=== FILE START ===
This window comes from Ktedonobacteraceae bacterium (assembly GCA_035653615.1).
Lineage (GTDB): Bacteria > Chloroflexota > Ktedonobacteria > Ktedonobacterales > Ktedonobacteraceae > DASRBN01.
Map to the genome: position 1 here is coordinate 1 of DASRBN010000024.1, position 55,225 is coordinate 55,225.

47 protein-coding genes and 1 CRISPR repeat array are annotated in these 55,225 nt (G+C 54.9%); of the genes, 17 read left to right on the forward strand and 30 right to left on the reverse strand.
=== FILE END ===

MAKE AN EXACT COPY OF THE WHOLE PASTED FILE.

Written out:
This window comes from Ktedonobacteraceae bacterium (assembly GCA_035653615.1).
Lineage (GTDB): Bacteria > Chloroflexota > Ktedonobacteria > Ktedonobacterales > Ktedonobacteraceae > DASRBN01.
Map to the genome: position 1 here is coordinate 1 of DASRBN010000024.1, position 55,225 is coordinate 55,225.

47 protein-coding genes and 1 CRISPR repeat array are annotated in these 55,225 nt (G+C 54.9%); of the genes, 17 read left to right on the forward strand and 30 right to left on the reverse strand.